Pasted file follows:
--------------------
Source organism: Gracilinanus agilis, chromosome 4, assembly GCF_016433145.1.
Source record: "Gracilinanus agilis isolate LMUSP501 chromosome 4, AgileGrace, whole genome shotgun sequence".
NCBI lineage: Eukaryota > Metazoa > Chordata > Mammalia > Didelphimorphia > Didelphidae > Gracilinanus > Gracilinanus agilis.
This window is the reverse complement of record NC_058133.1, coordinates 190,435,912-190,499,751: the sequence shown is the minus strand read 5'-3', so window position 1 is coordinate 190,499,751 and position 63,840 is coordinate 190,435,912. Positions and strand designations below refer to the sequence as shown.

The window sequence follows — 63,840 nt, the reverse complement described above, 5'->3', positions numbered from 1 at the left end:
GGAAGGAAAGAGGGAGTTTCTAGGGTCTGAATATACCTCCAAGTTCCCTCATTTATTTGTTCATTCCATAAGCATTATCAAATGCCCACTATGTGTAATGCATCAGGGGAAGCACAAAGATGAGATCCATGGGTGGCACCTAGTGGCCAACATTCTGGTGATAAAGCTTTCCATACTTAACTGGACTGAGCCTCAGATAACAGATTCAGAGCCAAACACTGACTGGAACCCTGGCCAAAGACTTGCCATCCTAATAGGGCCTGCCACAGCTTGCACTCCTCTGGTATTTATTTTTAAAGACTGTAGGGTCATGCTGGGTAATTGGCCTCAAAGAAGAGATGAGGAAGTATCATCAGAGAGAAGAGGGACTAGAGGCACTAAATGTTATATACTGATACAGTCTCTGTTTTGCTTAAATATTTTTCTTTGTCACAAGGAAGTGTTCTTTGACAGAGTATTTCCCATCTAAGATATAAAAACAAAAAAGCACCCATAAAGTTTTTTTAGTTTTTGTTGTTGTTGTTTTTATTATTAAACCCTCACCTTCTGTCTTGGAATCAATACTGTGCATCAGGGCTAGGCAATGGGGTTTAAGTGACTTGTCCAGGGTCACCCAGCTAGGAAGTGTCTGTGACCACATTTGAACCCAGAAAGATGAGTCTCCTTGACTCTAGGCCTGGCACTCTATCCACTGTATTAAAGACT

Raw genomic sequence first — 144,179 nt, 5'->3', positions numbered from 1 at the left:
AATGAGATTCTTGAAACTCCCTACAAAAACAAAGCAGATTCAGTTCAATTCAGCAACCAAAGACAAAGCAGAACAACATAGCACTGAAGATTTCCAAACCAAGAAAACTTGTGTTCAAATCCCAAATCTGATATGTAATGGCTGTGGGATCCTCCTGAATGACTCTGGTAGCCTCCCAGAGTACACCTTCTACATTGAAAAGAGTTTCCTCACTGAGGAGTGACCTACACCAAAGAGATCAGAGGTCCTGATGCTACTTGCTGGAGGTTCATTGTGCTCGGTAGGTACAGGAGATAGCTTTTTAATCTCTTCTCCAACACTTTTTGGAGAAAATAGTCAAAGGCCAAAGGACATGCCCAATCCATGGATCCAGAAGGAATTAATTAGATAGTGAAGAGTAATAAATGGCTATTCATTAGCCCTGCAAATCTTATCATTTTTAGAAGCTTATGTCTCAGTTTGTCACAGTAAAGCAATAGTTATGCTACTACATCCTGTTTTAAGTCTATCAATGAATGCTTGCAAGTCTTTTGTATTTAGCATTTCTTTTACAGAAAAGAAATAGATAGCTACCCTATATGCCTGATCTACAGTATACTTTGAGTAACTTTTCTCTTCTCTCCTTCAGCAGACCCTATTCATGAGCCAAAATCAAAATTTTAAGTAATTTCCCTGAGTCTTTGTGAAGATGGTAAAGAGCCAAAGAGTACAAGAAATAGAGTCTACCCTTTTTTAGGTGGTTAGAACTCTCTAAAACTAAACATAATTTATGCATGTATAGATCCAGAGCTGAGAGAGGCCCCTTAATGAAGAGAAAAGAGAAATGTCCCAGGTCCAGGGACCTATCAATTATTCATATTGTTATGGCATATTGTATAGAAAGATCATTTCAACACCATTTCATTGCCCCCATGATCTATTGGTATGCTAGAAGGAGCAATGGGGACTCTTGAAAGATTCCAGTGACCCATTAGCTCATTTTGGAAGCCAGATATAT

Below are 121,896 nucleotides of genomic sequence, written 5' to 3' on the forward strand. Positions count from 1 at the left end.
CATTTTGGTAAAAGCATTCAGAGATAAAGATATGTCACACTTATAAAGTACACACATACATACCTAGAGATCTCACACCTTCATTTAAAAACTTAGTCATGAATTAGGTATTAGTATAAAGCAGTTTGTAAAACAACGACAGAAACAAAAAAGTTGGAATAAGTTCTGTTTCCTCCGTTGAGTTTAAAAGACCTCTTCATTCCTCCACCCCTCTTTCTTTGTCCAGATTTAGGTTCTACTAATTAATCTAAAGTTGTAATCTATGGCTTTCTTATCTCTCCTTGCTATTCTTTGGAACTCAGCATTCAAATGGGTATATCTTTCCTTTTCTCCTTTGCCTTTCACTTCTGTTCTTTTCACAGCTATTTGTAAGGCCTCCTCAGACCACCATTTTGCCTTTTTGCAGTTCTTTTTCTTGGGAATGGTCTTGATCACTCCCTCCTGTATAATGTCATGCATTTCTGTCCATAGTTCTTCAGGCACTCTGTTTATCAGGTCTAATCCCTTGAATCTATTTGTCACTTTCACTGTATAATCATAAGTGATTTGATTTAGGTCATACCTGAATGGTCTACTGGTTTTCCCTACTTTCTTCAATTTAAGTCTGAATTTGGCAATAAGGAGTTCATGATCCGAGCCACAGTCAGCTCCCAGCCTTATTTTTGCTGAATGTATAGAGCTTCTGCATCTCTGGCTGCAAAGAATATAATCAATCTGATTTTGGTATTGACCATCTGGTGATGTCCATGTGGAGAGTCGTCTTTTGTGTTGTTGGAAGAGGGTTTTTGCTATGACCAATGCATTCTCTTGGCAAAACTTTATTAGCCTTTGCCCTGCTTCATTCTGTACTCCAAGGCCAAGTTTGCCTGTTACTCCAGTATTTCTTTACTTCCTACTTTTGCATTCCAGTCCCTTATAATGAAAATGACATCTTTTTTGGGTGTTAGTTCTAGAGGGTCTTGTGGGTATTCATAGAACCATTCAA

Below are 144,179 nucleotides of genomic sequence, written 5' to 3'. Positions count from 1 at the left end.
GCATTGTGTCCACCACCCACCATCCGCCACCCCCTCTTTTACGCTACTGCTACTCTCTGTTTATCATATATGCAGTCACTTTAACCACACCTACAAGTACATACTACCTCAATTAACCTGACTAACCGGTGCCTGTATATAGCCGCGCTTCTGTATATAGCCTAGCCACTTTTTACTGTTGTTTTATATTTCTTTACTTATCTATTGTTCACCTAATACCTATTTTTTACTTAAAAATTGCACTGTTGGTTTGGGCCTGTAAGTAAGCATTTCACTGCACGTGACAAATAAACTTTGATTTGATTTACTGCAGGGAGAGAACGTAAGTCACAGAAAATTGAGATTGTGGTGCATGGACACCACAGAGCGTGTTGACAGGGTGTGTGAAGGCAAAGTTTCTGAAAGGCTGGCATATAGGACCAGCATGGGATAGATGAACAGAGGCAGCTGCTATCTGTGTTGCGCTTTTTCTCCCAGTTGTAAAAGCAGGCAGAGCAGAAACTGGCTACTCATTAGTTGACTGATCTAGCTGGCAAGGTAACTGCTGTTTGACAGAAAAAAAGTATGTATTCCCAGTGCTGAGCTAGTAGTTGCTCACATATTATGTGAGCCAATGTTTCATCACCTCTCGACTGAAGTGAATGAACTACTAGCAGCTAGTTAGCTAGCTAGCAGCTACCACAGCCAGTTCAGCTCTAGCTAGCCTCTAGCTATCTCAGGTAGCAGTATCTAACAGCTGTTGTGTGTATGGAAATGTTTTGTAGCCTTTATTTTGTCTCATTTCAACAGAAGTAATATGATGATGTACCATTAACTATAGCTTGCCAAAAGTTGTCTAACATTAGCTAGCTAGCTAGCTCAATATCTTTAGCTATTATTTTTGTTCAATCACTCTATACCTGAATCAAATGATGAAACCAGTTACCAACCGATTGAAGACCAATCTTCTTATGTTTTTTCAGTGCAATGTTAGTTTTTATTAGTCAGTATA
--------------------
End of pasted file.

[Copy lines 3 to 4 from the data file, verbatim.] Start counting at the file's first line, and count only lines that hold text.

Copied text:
NCBI lineage: Eukaryota > Metazoa > Chordata > Mammalia > Didelphimorphia > Didelphidae > Gracilinanus > Gracilinanus agilis.
This window is the reverse complement of record NC_058133.1, coordinates 190,435,912-190,499,751: the sequence shown is the minus strand read 5'-3', so window position 1 is coordinate 190,499,751 and position 63,840 is coordinate 190,435,912. Positions and strand designations below refer to the sequence as shown.